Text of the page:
This quote sums up Branick’s account of Paul’s understanding of church.

· The household churches might start with the head of a house converting to Christianity, and with him – or sometimes her – many others in the house. (Branick makes the excellent point that not all of the household were converted in each case – and this is why Paul has to address the issue of unbelieving spouses; this is why the runaway slave Onesimus was not a Christian when he ran away from Philemon.) Singles or poor people or even other couples would then attach themselves to this household and form a worshipping house church.

· On special occasions, all of these households came together to celebrate the Lord’s Supper and worship with their spiritual gifts. It is to these events that Paul refers to in 1 Corinthians 11:17-34 – where he warns about the greedy rich shaming the poor and thus making it no longer a true Lord’s Supper – and 1 Corinthians 14 – where he sets out the way to have an orderly meeting in the Spirit. (Maddeningly, he never answers his own problem – he notes that these meetings couldn’t have happened too often; there were too many people to fit into a normal house. But how did they ever fit into one house for these meetings?)

· But this didn’t happen in all cities. He points out that Paul never addresses the Romans as a city-wide church, believing that the different Christian households had not yet formed a federation (p. 70). Similarly, Branick believes that there were multiple house churches in Anitoch which did not have a city-wide gathering. Instead, Peter vacillates between the Greek faction and the Jewish faction (p. 25, referring to Gal. 2:11-13). (Were there perhaps two alliances of Christian households, then?)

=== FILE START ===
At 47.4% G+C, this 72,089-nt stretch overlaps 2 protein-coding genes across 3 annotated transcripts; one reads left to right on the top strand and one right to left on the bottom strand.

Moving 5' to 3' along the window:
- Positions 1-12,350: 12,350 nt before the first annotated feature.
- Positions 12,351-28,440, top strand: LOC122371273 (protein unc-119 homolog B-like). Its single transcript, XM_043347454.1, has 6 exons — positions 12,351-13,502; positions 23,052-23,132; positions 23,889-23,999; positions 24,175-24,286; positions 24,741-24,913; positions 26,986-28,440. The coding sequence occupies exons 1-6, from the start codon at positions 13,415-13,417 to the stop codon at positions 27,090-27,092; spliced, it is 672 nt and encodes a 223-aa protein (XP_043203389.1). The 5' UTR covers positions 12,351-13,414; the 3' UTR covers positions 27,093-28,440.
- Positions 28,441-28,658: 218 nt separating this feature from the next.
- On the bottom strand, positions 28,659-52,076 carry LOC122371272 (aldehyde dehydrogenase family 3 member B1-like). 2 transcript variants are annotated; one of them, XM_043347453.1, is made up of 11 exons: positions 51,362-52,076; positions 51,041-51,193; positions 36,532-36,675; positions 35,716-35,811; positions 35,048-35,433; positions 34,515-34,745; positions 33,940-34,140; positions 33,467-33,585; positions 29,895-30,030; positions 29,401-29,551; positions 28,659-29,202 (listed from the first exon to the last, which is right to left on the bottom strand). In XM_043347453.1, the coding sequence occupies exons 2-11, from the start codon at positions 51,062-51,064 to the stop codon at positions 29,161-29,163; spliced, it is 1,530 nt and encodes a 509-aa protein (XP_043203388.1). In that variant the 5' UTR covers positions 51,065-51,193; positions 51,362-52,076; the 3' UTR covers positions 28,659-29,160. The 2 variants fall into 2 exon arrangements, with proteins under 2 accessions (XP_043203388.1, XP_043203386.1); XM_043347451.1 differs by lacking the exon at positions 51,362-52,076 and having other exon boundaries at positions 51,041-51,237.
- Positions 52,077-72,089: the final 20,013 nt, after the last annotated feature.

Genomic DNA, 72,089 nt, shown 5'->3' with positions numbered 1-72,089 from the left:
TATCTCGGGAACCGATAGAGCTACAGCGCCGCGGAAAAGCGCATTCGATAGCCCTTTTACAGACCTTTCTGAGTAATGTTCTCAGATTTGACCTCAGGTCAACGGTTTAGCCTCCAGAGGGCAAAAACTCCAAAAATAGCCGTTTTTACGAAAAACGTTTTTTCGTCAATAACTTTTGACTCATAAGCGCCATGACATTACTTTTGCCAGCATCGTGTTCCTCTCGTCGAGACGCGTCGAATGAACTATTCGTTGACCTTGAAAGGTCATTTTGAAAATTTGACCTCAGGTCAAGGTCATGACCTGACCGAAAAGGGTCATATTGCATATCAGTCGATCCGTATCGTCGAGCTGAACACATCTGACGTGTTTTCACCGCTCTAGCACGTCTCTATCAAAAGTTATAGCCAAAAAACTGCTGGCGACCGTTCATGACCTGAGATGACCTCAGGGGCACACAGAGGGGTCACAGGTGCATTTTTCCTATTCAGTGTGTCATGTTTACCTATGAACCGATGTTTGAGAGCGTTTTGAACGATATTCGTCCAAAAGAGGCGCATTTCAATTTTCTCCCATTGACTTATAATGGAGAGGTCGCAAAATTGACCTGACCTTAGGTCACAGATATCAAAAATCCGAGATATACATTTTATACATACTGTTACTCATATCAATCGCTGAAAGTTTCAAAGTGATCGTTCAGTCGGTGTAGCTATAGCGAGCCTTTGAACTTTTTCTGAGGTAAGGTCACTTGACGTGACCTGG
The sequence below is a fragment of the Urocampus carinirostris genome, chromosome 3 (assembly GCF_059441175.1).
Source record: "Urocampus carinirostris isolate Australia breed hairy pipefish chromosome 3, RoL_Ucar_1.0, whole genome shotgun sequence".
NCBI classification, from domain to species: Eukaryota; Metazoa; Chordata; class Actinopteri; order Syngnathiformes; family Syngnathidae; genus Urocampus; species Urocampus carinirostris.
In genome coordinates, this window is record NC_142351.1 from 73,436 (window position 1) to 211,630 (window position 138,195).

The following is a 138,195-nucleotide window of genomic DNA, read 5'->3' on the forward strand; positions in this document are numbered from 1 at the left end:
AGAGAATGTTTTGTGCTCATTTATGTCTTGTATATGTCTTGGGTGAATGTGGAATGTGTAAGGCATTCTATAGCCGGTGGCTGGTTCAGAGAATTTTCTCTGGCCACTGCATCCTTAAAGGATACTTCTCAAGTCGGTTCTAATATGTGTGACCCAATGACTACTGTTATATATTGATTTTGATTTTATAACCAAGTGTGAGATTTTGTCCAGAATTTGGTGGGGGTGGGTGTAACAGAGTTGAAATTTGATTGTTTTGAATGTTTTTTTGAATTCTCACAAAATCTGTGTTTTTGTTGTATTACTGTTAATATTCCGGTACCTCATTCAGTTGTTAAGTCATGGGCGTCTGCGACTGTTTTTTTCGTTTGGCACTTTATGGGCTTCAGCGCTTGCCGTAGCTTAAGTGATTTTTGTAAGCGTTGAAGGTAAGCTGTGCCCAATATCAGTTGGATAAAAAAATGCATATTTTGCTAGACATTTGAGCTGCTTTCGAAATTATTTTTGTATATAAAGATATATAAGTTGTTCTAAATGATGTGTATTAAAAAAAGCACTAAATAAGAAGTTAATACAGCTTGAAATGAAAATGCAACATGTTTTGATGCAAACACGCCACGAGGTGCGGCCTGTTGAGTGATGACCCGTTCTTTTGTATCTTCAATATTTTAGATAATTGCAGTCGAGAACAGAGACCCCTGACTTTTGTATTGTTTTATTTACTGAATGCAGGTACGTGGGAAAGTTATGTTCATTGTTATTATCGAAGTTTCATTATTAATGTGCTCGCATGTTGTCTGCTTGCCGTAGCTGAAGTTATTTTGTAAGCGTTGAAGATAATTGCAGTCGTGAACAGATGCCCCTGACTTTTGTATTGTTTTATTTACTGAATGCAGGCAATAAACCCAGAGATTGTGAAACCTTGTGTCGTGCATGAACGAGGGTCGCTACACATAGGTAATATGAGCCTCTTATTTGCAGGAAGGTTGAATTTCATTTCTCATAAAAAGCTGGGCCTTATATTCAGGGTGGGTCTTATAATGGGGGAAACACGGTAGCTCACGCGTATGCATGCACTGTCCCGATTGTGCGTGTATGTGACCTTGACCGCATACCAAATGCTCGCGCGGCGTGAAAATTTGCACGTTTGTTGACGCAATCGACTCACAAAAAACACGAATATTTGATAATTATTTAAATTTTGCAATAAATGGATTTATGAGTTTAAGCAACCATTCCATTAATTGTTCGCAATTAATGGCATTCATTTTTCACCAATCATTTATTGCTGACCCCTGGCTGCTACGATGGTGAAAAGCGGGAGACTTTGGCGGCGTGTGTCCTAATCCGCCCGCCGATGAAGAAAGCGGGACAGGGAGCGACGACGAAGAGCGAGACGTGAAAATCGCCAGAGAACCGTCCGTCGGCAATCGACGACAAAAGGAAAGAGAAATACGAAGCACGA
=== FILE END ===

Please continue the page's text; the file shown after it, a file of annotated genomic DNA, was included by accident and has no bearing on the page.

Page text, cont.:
One fascinating part of the book is the way he traces the role of Priscalla and Aquilla. These Roman Jews were banished from Rome by imperial edict, and went to settle at Corinth. However, later they were in Rome again, and still later in Ephesus. They owned a house which was the basis of a household church in Corinth. As a tentmaker, Aquilla would not have had enough money to allow them to come to Corinth and buy a house straight away. And why is Priscalla mentioned first many times? Partly because she clearly had a leadership role in the church; but maybe had a high social standing and wealth which Aquilla married into.

The great thing about scholarly criticism of the NT is that it allows us to see developments in the church and significant differences between different writers representing different communities.

· For Branick, Paul sits between Jesus’ openness to outsiders and the Johannine community’s closed attitude to outsiders.

· He sees the deutero-Pauline letters as moving away from house churches with the rise of (paid) bishops and the move ‘toward a city-wide organisation where teaching can be carefully monitored.’ (128)

Meeting report : 10 December 2006



We met at Don and Marianne’s house in Maddington this week.